I Was a Girl in the Nightmare of Sharia
As a human rights activist, I focus on women and children‘s rights under Sharia, which would mainly apply to 90% of the Middle East. This role is one that came naturally to me, but not quite by choice. The reason is that I grew up as a girl who suffered under Sharia. And so, it is my duty to try to stop it from enslaving others. If I can help it, other women and girls might not have to suffer what I did.
I was born and raised in the Islamic Republic of Iran. I was born after the revolution and the Islamic takeover, so during my entire life, the country’s constitution was rule by Sharia. My father was a sheikh, which is a step higher than an imam. By that authority, he was an Islamic ruler.
So, even in my own home, I pretty much grew up entirely with Sharia, under the strict Islamic laws. Those laws included being forced to wear the hijab from an early age. And by the constitution of the country, I was legally called an adult woman by age nine, after which I became criminally accountable for my own actions, if I ever violated Sharia.
I had to obey everything that comes with Sharia, including the hijab, and doing the daily prayer routine. If jihad needed to be done, as a Muslim woman, I could not go out and commit jihad on my own. But if needed by the Islamic leaders, and if I was called upon, I would have to do it.
Also, by the law of the country, if my father decided to give me away or sell me off to a man in a pre-arranged marriage, even as a child bride, I would have to accept that. In fact, that was my case. So around age 14, my father decided to marry me off. If that was not bad enough, my father the sheikh actually sold me to my husband. The price was $50! Then my life turned into hell on earth, because he was abusive: mentally, physically, sexually, and in any way, shape or form that you can think of. I was abused constantly by my purchaser/husband.
So, when it reached a point that I could not take anymore, and I found a chance to slip out of the house, I made my way to the court, where I tried to get a divorce. But in the court, I discovered that under Sharia, because I was a woman, divorce was not legally possible. At that time, I was around age 15. I knew that my life was hopeless. I was going to die at the hands of that man, if I stayed in Iran. But legally, I could not leave him, and I could not leave the country, without his permission. By law, he was my guardian, because the legal marriage granted that role to him, after my father.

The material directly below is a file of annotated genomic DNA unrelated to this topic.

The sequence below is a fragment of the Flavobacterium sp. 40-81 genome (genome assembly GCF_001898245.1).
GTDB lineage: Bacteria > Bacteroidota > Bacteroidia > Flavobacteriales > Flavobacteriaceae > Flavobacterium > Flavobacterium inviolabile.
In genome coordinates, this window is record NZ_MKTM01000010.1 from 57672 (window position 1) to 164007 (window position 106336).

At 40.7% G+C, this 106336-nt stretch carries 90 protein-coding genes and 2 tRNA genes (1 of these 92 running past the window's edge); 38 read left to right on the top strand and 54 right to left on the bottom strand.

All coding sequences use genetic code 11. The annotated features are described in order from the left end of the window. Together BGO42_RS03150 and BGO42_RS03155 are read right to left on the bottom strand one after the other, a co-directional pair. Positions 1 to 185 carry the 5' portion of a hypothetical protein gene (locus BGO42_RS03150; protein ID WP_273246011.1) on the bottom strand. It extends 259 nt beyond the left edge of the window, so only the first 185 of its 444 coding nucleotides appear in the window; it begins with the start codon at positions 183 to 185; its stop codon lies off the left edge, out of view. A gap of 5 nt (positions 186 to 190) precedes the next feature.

So, my only chance to live meant that I had to break the law, and to secretly escape and hide. My grandmother managed to arrange for someone to smuggle me out of the country. I was told that if spotted, I would need to just keep running, because they would shoot to kill, or they would bring me back and kill me. My options all ended in death. That is the law for a girl under Sharia.
But I did not get caught. I made it safely across the border into Turkey and became a resident refugee there. I applied for and was accepted under asylum status through the United Nations. But this also became a very dangerous time for me.
The UN protection status gave me some right to stay there in Turkey, as long as I followed their rules, which were not easy. But I had no rights to work in Turkey, and nothing to live on. If I was caught breaking any of Turkey’s laws, they could send me back. If Iranian agents ever found me, they could just take me back. And by this time, I had a legal death sentence by stoning waiting for me in the Islamic Republic of Iran, because my act of running away from there was ruled as adultery under Sharia. For those that don’t know what stoning is: they bury you standing up with only your head sticking out of the ground, and then heavy rocks are dropped on your head until you skull is crushed.
Over the next three years, through proper channels, I passed all of my asylum approvals, and made my way legally to America in 2002. In 2010, I became an American citizen. I will always remain a very proud American citizen, because America is what saved me.
And that brings me to the reason why I am a human rights activist now. I found a good life here. As a citizen, they can never send me back to Iran, to face death. Even before my citizenship, my legal status gave me permanent protection in America. But I wanted to be a full American citizen, to be completely part of my new home. I don’t do any of this to get paperwork, or a green card, or citizenship. I have already had all of those wonderful benefits, for many years now.
But there are girls and women who are left behind. They are suffering, and not just in Iran. They are at risk under Sharia in all the Islamic countries. Some are even in danger while living in America, by the hidden law of Sharia that is carried on here by the Islamic Movement, in the mosques and the Islamic households. It is my duty to try to help save them. And it is my duty to try to save America, because America saved me.